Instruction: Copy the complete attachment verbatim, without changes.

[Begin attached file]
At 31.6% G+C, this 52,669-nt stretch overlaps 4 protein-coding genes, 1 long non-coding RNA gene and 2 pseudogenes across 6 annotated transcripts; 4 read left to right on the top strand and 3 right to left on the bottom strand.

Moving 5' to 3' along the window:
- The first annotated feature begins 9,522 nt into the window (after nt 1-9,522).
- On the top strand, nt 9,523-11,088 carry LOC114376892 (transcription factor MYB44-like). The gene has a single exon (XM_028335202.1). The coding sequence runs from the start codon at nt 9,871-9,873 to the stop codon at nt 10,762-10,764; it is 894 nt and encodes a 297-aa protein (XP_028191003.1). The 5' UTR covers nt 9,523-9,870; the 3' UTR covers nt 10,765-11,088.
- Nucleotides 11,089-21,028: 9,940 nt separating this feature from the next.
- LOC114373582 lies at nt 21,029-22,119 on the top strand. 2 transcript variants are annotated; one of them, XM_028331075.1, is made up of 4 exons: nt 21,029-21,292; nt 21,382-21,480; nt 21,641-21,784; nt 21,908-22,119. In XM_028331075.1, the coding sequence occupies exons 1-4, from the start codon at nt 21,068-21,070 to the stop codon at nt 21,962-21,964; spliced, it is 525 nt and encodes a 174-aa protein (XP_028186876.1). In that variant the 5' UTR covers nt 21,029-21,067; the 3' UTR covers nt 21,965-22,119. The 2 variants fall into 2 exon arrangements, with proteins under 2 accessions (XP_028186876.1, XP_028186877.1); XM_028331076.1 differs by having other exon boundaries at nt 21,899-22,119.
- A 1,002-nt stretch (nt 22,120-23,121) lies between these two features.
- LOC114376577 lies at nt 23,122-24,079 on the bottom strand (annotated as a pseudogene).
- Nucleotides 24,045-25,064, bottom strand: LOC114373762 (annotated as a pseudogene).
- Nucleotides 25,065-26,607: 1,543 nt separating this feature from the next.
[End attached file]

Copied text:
At 31.6% G+C, this 52,669-nt stretch overlaps 4 protein-coding genes, 1 long non-coding RNA gene and 2 pseudogenes across 6 annotated transcripts; 4 read left to right on the top strand and 3 right to left on the bottom strand.

Moving 5' to 3' along the window:
- The first annotated feature begins 9,522 nt into the window (after nt 1-9,522).
- On the top strand, nt 9,523-11,088 carry LOC114376892 (transcription factor MYB44-like). The gene has a single exon (XM_028335202.1). The coding sequence runs from the start codon at nt 9,871-9,873 to the stop codon at nt 10,762-10,764; it is 894 nt and encodes a 297-aa protein (XP_028191003.1). The 5' UTR covers nt 9,523-9,870; the 3' UTR covers nt 10,765-11,088.
- Nucleotides 11,089-21,028: 9,940 nt separating this feature from the next.
- LOC114373582 lies at nt 21,029-22,119 on the top strand. 2 transcript variants are annotated; one of them, XM_028331075.1, is made up of 4 exons: nt 21,029-21,292; nt 21,382-21,480; nt 21,641-21,784; nt 21,908-22,119. In XM_028331075.1, the coding sequence occupies exons 1-4, from the start codon at nt 21,068-21,070 to the stop codon at nt 21,962-21,964; spliced, it is 525 nt and encodes a 174-aa protein (XP_028186876.1). In that variant the 5' UTR covers nt 21,029-21,067; the 3' UTR covers nt 21,965-22,119. The 2 variants fall into 2 exon arrangements, with proteins under 2 accessions (XP_028186876.1, XP_028186877.1); XM_028331076.1 differs by having other exon boundaries at nt 21,899-22,119.
- A 1,002-nt stretch (nt 22,120-23,121) lies between these two features.
- LOC114376577 lies at nt 23,122-24,079 on the bottom strand (annotated as a pseudogene).
- Nucleotides 24,045-25,064, bottom strand: LOC114373762 (annotated as a pseudogene).
- Nucleotides 25,065-26,607: 1,543 nt separating this feature from the next.